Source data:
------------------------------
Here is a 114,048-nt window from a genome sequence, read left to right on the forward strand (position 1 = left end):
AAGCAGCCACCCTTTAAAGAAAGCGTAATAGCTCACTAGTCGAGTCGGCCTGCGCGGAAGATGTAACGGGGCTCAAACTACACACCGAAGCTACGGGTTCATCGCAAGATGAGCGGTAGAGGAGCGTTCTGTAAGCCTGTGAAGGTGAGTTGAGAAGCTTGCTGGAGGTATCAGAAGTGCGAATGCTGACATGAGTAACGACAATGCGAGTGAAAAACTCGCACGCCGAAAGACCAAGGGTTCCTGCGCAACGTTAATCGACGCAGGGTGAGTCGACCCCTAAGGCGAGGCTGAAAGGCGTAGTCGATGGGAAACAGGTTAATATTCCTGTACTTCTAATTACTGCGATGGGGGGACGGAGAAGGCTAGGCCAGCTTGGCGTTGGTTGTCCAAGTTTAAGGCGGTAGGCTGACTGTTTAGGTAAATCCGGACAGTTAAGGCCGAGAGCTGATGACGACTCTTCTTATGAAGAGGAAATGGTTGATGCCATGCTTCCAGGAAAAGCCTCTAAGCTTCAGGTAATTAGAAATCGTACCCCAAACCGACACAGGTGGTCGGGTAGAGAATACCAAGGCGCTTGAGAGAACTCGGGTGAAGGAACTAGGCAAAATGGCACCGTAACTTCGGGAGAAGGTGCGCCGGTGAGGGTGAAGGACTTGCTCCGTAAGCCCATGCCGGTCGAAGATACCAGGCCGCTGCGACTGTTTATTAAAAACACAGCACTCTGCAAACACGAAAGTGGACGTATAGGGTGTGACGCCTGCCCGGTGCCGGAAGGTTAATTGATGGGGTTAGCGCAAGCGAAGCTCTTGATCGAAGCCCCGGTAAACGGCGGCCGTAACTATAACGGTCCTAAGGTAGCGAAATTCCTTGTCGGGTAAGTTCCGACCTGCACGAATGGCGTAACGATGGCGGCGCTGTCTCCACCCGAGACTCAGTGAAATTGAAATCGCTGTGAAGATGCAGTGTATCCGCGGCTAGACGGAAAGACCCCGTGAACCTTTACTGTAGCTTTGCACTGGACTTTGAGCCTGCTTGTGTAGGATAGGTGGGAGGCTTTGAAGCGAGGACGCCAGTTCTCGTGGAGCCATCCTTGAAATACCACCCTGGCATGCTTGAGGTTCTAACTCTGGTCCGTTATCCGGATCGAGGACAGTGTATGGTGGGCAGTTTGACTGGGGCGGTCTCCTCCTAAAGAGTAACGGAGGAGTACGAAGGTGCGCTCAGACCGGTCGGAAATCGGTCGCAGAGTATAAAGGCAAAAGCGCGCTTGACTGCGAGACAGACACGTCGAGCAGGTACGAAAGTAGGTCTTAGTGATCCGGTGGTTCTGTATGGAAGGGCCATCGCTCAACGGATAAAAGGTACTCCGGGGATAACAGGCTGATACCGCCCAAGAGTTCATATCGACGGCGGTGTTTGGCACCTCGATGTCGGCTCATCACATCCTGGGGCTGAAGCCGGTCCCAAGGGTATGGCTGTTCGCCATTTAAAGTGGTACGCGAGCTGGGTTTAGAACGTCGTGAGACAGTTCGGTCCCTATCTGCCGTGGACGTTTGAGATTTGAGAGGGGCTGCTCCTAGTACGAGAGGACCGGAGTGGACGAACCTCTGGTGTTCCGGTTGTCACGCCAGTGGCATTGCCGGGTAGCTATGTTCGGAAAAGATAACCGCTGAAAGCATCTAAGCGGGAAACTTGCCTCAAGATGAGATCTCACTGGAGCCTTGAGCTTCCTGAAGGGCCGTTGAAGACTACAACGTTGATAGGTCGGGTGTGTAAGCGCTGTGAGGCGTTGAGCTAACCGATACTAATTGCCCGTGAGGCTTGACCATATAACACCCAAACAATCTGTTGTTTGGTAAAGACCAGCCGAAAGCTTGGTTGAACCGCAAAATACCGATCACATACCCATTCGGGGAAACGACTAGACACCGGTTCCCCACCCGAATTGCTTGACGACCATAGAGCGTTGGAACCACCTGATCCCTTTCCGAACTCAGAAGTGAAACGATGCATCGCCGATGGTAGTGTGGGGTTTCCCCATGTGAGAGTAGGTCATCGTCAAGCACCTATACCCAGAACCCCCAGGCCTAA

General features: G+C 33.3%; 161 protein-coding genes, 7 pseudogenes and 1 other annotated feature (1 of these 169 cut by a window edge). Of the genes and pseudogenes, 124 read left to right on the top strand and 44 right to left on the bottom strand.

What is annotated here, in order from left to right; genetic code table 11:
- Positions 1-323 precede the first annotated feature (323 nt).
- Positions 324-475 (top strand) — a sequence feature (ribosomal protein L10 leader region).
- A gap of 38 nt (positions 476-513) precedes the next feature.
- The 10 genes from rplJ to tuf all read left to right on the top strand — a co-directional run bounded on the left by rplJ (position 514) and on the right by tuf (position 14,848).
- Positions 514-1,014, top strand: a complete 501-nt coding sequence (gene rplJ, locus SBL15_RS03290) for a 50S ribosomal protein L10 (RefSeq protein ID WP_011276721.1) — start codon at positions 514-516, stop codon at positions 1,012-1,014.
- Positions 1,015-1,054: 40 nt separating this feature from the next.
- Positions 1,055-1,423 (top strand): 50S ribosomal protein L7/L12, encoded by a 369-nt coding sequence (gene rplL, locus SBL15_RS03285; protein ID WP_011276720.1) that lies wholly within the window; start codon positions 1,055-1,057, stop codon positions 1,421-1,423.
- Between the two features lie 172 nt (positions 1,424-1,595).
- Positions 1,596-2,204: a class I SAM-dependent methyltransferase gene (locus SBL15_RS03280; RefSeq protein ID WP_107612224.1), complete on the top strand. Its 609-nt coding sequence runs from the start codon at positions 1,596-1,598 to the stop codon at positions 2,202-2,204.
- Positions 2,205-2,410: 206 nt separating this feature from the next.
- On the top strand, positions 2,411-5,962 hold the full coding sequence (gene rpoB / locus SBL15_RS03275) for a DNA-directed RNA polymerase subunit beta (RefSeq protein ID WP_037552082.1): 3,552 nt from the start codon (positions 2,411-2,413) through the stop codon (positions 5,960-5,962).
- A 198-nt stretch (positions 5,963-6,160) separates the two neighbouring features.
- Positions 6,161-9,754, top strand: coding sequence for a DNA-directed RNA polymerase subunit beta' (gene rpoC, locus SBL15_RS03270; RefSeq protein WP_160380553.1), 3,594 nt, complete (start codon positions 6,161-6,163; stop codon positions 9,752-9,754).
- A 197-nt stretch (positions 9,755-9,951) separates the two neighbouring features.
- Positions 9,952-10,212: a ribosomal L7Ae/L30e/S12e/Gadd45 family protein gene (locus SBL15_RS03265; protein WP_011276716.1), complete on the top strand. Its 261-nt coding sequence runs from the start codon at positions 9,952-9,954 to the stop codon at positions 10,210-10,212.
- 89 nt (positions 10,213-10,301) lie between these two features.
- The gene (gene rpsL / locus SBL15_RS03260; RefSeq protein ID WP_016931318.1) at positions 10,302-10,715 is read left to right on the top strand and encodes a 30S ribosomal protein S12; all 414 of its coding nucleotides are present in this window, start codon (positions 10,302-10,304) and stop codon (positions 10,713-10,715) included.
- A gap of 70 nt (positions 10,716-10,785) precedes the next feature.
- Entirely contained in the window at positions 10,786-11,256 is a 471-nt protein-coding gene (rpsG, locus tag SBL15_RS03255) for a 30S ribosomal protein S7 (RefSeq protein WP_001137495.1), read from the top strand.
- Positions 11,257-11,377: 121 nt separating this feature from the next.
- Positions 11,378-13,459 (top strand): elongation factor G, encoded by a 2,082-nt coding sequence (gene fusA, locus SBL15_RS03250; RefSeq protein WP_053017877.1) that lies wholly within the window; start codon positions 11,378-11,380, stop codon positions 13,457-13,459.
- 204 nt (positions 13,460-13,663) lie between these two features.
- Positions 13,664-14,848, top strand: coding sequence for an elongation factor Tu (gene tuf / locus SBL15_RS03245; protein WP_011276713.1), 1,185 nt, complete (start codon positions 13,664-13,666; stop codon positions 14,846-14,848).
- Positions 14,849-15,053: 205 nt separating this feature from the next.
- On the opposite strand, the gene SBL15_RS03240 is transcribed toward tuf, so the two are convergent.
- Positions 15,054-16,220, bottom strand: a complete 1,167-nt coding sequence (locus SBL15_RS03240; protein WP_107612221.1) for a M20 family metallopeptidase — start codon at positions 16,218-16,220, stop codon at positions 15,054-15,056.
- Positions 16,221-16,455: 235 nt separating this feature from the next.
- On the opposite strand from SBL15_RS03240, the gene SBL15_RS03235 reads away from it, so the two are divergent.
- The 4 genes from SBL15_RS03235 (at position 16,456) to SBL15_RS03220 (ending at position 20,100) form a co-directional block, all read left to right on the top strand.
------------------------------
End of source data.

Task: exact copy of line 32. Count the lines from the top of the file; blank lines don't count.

- On the opposite strand from SBL15_RS03240, the gene SBL15_RS03235 reads away from it, so the two are divergent.